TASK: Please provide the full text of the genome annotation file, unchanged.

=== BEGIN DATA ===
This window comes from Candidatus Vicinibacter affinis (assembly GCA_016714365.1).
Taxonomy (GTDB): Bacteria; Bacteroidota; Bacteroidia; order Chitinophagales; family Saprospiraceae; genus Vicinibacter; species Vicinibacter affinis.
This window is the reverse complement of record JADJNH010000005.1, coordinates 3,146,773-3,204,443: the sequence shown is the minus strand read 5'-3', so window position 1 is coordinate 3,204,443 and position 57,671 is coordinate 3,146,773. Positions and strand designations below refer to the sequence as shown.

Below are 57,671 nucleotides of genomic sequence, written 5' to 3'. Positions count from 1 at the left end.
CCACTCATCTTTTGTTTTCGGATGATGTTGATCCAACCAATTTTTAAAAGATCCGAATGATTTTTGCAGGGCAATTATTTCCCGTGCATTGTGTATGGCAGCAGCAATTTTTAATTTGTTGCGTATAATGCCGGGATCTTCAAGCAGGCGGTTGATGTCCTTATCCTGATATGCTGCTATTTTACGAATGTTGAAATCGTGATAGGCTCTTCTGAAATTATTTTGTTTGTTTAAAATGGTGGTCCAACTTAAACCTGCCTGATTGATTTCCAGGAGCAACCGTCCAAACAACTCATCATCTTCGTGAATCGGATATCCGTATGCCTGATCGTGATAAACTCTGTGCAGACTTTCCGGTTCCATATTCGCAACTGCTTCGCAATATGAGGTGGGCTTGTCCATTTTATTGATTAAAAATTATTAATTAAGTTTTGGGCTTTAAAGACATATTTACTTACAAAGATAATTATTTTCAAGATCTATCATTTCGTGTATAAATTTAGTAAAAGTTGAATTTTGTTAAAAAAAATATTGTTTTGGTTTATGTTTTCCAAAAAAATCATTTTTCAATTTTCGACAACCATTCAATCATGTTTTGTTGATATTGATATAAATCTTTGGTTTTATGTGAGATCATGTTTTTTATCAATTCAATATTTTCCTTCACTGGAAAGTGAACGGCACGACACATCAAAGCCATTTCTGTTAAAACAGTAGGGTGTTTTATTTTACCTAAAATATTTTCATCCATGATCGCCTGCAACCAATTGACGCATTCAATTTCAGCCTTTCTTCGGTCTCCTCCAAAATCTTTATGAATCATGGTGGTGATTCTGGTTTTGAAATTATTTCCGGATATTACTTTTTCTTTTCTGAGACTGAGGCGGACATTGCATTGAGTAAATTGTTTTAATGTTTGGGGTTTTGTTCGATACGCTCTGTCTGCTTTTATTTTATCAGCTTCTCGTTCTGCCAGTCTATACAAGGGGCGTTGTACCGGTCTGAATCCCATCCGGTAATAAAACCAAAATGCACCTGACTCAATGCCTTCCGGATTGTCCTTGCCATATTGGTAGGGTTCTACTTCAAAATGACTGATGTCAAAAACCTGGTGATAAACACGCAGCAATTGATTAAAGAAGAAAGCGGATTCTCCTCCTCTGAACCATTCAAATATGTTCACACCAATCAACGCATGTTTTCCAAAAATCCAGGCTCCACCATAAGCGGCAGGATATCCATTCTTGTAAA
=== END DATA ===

This window comes from Candidatus Vicinibacter affinis (assembly GCA_016714365.1).
Taxonomy (GTDB): Bacteria; Bacteroidota; Bacteroidia; order Chitinophagales; family Saprospiraceae; genus Vicinibacter; species Vicinibacter affinis.
This window is the reverse complement of record JADJNH010000005.1, coordinates 3,146,773-3,204,443: the sequence shown is the minus strand read 5'-3', so window position 1 is coordinate 3,204,443 and position 57,671 is coordinate 3,146,773. Positions and strand designations below refer to the sequence as shown.

Below are 57,671 nucleotides of genomic sequence, written 5' to 3'. Positions count from 1 at the left end.
CCACTCATCTTTTGTTTTCGGATGATGTTGATCCAACCAATTTTTAAAAGATCCGAATGATTTTTGCAGGGCAATTATTTCCCGTGCATTGTGTATGGCAGCAGCAATTTTTAATTTGTTGCGTATAATGCCGGGATCTTCAAGCAGGCGGTTGATGTCCTTATCCTGATATGCTGCTATTTTACGAATGTTGAAATCGTGATAGGCTCTTCTGAAATTATTTTGTTTGTTTAAAATGGTGGTCCAACTTAAACCTGCCTGATTGATTTCCAGGAGCAACCGTCCAAACAACTCATCATCTTCGTGAATCGGATATCCGTATGCCTGATCGTGATAAACTCTGTGCAGACTTTCCGGTTCCATATTCGCAACTGCTTCGCAATATGAGGTGGGCTTGTCCATTTTATTGATTAAAAATTATTAATTAAGTTTTGGGCTTTAAAGACATATTTACTTACAAAGATAATTATTTTCAAGATCTATCATTTCGTGTATAAATTTAGTAAAAGTTGAATTTTGTTAAAAAAAATATTGTTTTGGTTTATGTTTTCCAAAAAAATCATTTTTCAATTTTCGACAACCATTCAATCATGTTTTGTTGATATTGATATAAATCTTTGGTTTTATGTGAGATCATGTTTTTTATCAATTCAATATTTTCCTTCACTGGAAAGTGAACGGCACGACACATCAAAGCCATTTCTGTTAAAACAGTAGGGTGTTTTATTTTACCTAAAATATTTTCATCCATGATCGCCTGCAACCAATTGACGCATTCAATTTCAGCCTTTCTTCGGTCTCCTCCAAAATCTTTATGAATCATGGTGGTGATTCTGGTTTTGAAATTATTTCCGGATATTACTTTTTCTTTTCTGAGACTGAGGCGGACATTGCATTGAGTAAATTGTTTTAATGTTTGGGGTTTTGTTCGATACGCTCTGTCTGCTTTTATTTTATCAGCTTCTCGTTCTGCCAGTCTATACAAGGGGCGTTGTACCGGTCTGAATCCCATCCGGTAATAAAACCAAAATGCACCTGACTCAATGCCTTCCGGATTGTCCTTGCCATATTGGTAGGGTTCTACTTCAAAATGACTGATGTCAAAAACCTGGTGATAAACACGCAGCAATTGATTAAAGAAGAAAGCGGATTCTCCTCCTCTGAACCATTCAAATATGTTCACACCAATCAACGCATGTTTTCCAAAAATCCAGGCTCCACCATAAGCGGCAGGATATCCATTCTTGTAAA